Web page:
A Little Tour in France by Henry James; Farrar, Straus & Giroux; New York
Mark Twain was so disgusted by the superficial and sentimental nonsense in most American travel books that he said he wanted to eat “a tourist for breakfast.” But instead of devouring American tourists he delightfully caricatured their bungling stupidity, their romantic misconceptions, and their boorish provincialism in Innocents Abroad. This is all quite amusing until one realizes how slight Twain’s caricature often is and how much serious damage America’s unofficial ambassadors continue to inflict upon our international image through their arrogant insensitivity as they circle the globe collecting souvenirs for themselves and dispensing insults to foreigners.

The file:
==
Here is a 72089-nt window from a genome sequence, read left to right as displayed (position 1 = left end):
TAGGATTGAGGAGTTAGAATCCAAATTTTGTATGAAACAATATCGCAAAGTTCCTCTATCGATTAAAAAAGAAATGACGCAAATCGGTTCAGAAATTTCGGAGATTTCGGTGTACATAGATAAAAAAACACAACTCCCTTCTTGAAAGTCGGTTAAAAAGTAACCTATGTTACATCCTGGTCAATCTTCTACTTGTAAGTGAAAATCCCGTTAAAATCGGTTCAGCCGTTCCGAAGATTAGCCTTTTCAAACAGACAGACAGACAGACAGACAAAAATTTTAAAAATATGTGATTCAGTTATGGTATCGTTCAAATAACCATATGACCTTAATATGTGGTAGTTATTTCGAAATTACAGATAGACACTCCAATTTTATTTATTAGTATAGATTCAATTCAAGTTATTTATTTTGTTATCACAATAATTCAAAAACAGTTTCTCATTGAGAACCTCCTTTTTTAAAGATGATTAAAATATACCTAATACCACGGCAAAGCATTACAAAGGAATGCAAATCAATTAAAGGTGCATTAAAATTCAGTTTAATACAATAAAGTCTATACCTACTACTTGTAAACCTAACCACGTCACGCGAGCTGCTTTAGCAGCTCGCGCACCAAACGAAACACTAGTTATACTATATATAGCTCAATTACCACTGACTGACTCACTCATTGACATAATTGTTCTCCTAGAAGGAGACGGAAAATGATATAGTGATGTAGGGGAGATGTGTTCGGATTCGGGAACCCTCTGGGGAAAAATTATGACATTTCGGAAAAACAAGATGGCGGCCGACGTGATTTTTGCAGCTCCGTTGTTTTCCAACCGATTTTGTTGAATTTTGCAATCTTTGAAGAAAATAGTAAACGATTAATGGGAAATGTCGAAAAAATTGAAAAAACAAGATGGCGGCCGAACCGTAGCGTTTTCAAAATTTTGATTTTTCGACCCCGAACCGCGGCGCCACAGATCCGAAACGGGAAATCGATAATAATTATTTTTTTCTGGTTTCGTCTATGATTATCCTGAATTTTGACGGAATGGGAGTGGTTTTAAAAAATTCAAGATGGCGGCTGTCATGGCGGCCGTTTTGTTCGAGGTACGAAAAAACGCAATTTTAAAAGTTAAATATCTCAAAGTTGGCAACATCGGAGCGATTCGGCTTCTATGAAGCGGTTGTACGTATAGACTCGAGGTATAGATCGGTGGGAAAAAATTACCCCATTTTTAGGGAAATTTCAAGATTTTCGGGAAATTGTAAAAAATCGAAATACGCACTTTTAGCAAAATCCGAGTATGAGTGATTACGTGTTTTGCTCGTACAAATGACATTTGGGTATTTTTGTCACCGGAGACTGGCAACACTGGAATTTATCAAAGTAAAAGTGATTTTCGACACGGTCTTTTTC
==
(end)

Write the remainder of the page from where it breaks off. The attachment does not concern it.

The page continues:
Henry James was an American tourist of a superior sort. As is evident in this centennial reprint of his A Little Tour in France, he caught nuances as he traveled rather than accumulating knick-knacks. Best known for his subtle fictional explorations of Paris, James wrote A Little Tour to record his observant explorations of the French provinces, a region James regarded as “discovered, or at least revealed, by Balzac.” Though this book is not so substantive nor as carefully crafted as his novels, James’s deft attentiveness to detail marks him as a worthy follower of the great French realist. Seventeen years after publishing the first edition of this work, James deprecatingly described it as merely “the perception of surface” which evaded “very complex underlying matters.” But for someone as steeped in French language and culture as James, the “surface” is far thicker than it is for most. Indeed, when the first chapter opens with “We good Americans,” the reader can only wish that more Americans deserved to be included with James in his pronoun.